COMMENTARY

Managing AKI Just Got More Stressful

Tejas P. Desai, MD

Disclosures

October 29, 2015

Furosemide Stress Test and Biomarkers for the Prediction of AKI Severity

Koyner JL, Davison DL, Brasha-Mitchell E, et al
J Am Soc Nephrol. 2015;26:2023-2031

Background

The prevalence of acute kidney injury (AKI) is growing among both hospitalized and ambulatory patients. In the past few years, our understanding of AKI, including the factors that cause it, has expanded. Today nephrologists, primary care providers, and emergency department physicians are keenly aware of identifying and, whenever possible, mitigating factors that can result in AKI.

Despite these efforts, AKI remains one of the most common reasons for an inpatient nephrology consultation and continues to carry a high risk for morbidity and mortality. Once AKI has developed, many healthcare providers are perplexed at the variability in the rate at which patients can recover (or whether they recover at all). Naturally, this mystery complicates both intra- and post-hospitalization care and raises the stress level for both patient and provider.

The Study: Part 1

Arming healthcare providers with reliable information regarding the severity of AKI helps them make better, more timely patient care decisions. Investigators from across the United States have teamed up to publish two papers on the use of furosemide to identify severe AKI.

First, the furosemide stress test (FST) was analyzed in a cohort study in 2013.[1] Euvolemic patients with Acute Kidney Injury Network (AKIN) stage 1 AKI were given a single dose of intravenous furosemide at 1.0 mg/kg (if furosemide-naive) or 1.5 mg/kg (if not naive). Patients who produced less than 200 mL of urine in the subsequent 6-8 hours after furosemide infusion had a statistically greater likelihood of progressing to AKIN stage 3 AKI than their high-urine-output counterparts. With an area under the curve (AUC) between 0.82 and 0.87, the investigators suggested that the FST would be a reliable way to determine the severity of a patient's AKI.

Despite these robust statistical results, providers have been slow to adopt the FST. A common explanation has been that high-dose intravenous furosemide infusions pose greater risks to patients then measuring novel biomarkers, such as urinary neutrophil gelatinase-associated lipocalin (NGAL), tissue inhibitor of metalloproteinase 1 (TIMP-1), and others, even though these biomarkers are still being studied and are not available for routine clinical use.

The Study: Part 2

In the 2015 study, the investigators took a new approach. They compared the predictive utility of the FST against many of the newer biomarkers currently being studied.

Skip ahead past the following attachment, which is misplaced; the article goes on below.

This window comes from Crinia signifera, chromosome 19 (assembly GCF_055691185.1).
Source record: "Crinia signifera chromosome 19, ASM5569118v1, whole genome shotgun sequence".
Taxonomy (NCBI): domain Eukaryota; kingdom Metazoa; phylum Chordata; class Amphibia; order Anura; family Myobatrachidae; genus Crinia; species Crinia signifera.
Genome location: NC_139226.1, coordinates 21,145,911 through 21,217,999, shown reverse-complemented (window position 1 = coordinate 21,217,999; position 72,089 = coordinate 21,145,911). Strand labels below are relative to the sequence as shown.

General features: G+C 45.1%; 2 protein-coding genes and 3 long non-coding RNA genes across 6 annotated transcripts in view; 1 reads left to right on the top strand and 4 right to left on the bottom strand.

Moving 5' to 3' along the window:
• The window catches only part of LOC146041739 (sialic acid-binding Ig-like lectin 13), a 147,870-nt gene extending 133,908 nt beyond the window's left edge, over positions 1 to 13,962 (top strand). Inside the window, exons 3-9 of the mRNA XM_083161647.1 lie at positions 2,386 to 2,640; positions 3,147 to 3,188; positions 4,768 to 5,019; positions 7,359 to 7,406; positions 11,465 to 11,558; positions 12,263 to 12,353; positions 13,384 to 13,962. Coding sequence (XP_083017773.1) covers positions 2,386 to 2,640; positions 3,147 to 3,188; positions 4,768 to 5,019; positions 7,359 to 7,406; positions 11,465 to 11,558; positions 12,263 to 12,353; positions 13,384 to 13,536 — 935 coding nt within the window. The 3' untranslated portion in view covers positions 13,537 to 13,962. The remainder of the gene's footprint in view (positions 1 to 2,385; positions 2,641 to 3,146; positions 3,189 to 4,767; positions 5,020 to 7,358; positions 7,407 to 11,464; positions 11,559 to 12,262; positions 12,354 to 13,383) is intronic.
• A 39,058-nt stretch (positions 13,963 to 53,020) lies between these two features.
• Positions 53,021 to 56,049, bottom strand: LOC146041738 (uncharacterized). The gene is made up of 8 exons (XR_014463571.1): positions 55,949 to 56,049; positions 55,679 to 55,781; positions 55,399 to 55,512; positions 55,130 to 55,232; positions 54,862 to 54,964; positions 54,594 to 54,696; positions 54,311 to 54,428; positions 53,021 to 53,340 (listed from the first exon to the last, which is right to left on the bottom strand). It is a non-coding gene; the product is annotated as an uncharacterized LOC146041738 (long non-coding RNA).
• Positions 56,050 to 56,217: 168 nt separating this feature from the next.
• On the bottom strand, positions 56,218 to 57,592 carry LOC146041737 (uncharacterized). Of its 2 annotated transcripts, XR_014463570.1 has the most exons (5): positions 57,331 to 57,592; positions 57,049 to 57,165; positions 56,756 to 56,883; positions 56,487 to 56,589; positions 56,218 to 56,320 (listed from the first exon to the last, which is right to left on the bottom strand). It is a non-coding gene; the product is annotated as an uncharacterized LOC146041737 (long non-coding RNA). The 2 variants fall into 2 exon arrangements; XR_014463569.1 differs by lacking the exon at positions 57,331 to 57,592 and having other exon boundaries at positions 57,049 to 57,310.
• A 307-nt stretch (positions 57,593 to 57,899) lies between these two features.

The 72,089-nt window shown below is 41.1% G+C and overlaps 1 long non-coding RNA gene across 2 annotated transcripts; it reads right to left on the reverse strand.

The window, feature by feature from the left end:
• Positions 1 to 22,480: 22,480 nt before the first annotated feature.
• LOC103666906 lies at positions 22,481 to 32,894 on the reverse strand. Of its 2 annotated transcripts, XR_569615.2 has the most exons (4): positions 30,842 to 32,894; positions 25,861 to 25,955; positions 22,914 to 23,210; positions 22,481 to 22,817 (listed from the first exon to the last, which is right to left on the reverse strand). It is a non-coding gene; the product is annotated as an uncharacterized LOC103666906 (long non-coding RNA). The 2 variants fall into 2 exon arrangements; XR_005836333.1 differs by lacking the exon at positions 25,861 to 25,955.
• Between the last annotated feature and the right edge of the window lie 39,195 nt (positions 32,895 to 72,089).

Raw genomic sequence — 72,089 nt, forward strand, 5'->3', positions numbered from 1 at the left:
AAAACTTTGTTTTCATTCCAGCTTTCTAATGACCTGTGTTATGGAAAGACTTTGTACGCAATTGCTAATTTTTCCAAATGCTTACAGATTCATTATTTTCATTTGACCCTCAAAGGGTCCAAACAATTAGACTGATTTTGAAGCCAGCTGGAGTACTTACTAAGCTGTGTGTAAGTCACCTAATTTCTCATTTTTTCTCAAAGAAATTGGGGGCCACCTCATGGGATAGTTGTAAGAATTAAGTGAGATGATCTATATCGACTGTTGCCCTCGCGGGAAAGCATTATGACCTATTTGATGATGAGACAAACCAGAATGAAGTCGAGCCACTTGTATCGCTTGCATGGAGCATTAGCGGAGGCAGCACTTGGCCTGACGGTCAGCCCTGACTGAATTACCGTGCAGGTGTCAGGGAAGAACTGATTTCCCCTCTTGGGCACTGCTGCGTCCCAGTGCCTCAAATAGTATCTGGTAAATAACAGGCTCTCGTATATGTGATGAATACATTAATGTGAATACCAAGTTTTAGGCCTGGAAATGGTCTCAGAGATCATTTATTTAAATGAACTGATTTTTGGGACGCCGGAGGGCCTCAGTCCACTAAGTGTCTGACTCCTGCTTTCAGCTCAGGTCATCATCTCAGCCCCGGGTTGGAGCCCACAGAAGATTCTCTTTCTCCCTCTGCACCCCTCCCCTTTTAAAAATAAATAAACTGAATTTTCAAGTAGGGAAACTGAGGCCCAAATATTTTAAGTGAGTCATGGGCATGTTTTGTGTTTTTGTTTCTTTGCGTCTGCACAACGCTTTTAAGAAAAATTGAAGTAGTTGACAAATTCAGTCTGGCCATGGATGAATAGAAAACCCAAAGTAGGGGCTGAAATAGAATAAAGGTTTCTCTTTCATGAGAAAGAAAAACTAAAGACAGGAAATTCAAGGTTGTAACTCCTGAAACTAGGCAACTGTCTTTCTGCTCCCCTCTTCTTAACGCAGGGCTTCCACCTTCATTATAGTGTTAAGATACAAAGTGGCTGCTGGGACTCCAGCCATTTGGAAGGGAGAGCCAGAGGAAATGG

Critically ill patients who were euvolemic (or could achieve euvolemia through saline infusions) with AKIN stage 1 AKI were given the same FST regimen as in the 2013 study. Just before administration of furosemide, a battery of biomarkers was measured in each study patient. These included urinary TIMP-2, insulin-like growth factor binding protein 7 (IGFBP-7), kidney injury molecule 1 (KIM-1), interleukin 18 (IL-18), NGAL, creatinine, albumin/creatinine ratio (ACR), uromodulin, and plasma NGAL. The primary endpoint was the same as that in the 2013 study: the likelihood of progression to AKIN stage 3 AKI.

The Results

As in the 2013 study, the FST performed well as a predictor of developing AKIN stage 3 AKI. Using the 200-mL urine output level as a cutoff, the AUC for the FST was 0.87. Not one of the novel biomarkers achieved an AUC comparable to the FST. The closest was the plasma NGAL, reaching an AUC of 0.75.

Perhaps most surprising, the conventional measures of AKI severity performed the worst. Tests that providers rely on heavily, such as the urinary ACR, fractional excretion of sodium, and urine creatinine, significantly underperformed compared with the FST (AUC < 0.57 for any of the three).

When the investigators combined the FST with the new novel biomarkers, the AUCs approached that of FST alone. Plasma NGAL, which performed the best of all the novel biomarkers, had an AUC of 0.86 when pooled with the FST. Uromodulin, which performed the worst among the novel biomarkers, saw a dramatic increase in AUC when combined with the FST, from 0.54 to 0.85. And the dismally performing conventional markers were lifted by the FST to respectable AUCs of 0.83-0.84.

What This Means, and Where We Go From Here

Data from the 2013 and 2015 investigations suggest that the FST is a legitimate diagnostic tool in predicting the severity of AKI. While we wait for further study of a number of novel biomarkers, the FST is available now and can help providers demystify an important component of AKI. In fact, given its stellar performance against conventional tools, perhaps all providers who care for patients with AKI should understand how to execute and interpret an FST.

Justifiable doubts may remain as to the risk posed in implementing this test, a particular concern of mine that the 2015 investigation did not appropriately mitigate. Does the safety of measuring plasma NGAL (AUC, 0.75) justify its use instead of the furosemide stress test? Is the risk to the patient from a high dose of intravenous furosemide worth the improvement in predictive power? Tell us what you think in the comments section below.

Abstract

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